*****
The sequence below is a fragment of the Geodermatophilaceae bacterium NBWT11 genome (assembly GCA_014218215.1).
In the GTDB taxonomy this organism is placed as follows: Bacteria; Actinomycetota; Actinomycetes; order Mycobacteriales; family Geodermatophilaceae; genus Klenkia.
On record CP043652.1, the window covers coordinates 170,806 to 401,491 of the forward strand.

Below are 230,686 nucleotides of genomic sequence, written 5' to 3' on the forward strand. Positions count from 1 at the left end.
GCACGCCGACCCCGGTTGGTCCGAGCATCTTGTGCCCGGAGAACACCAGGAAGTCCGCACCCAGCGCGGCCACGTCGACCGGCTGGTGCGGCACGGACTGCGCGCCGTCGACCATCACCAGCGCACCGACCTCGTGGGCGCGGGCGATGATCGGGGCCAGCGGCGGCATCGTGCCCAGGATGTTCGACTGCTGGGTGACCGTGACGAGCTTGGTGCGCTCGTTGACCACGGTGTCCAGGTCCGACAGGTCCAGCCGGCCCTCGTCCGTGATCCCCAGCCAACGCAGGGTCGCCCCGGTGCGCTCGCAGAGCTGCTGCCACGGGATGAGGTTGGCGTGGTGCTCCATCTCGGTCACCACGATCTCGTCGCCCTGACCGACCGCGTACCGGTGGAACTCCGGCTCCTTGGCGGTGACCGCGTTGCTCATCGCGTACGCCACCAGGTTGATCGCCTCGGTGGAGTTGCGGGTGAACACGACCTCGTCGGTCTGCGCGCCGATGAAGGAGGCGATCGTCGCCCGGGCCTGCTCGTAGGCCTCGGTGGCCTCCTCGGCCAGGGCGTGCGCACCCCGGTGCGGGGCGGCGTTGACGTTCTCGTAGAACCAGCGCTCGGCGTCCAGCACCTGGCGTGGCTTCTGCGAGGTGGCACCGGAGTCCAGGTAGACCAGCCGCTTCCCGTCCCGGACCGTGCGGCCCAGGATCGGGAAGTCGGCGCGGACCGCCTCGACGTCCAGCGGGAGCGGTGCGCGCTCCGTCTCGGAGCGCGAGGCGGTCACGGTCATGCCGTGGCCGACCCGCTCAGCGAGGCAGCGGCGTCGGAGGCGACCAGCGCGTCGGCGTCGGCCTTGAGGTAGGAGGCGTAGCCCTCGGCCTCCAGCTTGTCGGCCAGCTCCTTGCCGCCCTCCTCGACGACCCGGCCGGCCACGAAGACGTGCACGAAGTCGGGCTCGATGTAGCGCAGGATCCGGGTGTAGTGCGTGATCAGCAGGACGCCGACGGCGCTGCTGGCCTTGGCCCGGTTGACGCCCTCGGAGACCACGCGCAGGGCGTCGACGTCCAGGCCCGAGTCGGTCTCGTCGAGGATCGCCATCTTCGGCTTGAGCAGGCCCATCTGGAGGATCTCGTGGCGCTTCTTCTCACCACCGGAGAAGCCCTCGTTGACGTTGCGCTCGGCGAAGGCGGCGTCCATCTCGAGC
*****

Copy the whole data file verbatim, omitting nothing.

The sequence below is a fragment of the Geodermatophilaceae bacterium NBWT11 genome (assembly GCA_014218215.1).
In the GTDB taxonomy this organism is placed as follows: Bacteria; Actinomycetota; Actinomycetes; order Mycobacteriales; family Geodermatophilaceae; genus Klenkia.
On record CP043652.1, the window covers coordinates 170,806 to 401,491 of the forward strand.

Below are 230,686 nucleotides of genomic sequence, written 5' to 3' on the forward strand. Positions count from 1 at the left end.
GCACGCCGACCCCGGTTGGTCCGAGCATCTTGTGCCCGGAGAACACCAGGAAGTCCGCACCCAGCGCGGCCACGTCGACCGGCTGGTGCGGCACGGACTGCGCGCCGTCGACCATCACCAGCGCACCGACCTCGTGGGCGCGGGCGATGATCGGGGCCAGCGGCGGCATCGTGCCCAGGATGTTCGACTGCTGGGTGACCGTGACGAGCTTGGTGCGCTCGTTGACCACGGTGTCCAGGTCCGACAGGTCCAGCCGGCCCTCGTCCGTGATCCCCAGCCAACGCAGGGTCGCCCCGGTGCGCTCGCAGAGCTGCTGCCACGGGATGAGGTTGGCGTGGTGCTCCATCTCGGTCACCACGATCTCGTCGCCCTGACCGACCGCGTACCGGTGGAACTCCGGCTCCTTGGCGGTGACCGCGTTGCTCATCGCGTACGCCACCAGGTTGATCGCCTCGGTGGAGTTGCGGGTGAACACGACCTCGTCGGTCTGCGCGCCGATGAAGGAGGCGATCGTCGCCCGGGCCTGCTCGTAGGCCTCGGTGGCCTCCTCGGCCAGGGCGTGCGCACCCCGGTGCGGGGCGGCGTTGACGTTCTCGTAGAACCAGCGCTCGGCGTCCAGCACCTGGCGTGGCTTCTGCGAGGTGGCACCGGAGTCCAGGTAGACCAGCCGCTTCCCGTCCCGGACCGTGCGGCCCAGGATCGGGAAGTCGGCGCGGACCGCCTCGACGTCCAGCGGGAGCGGTGCGCGCTCCGTCTCGGAGCGCGAGGCGGTCACGGTCATGCCGTGGCCGACCCGCTCAGCGAGGCAGCGGCGTCGGAGGCGACCAGCGCGTCGGCGTCGGCCTTGAGGTAGGAGGCGTAGCCCTCGGCCTCCAGCTTGTCGGCCAGCTCCTTGCCGCCCTCCTCGACGACCCGGCCGGCCACGAAGACGTGCACGAAGTCGGGCTCGATGTAGCGCAGGATCCGGGTGTAGTGCGTGATCAGCAGGACGCCGACGGCGCTGCTGGCCTTGGCCCGGTTGACGCCCTCGGAGACCACGCGCAGGGCGTCGACGTCCAGGCCCGAGTCGGTCTCGTCGAGGATCGCCATCTTCGGCTTGAGCAGGCCCATCTGGAGGATCTCGTGGCGCTTCTTCTCACCACCGGAGAAGCCCTCGTTGACGTTGCGCTCGGCGAAGGCGGCGTCCATCTCGAGC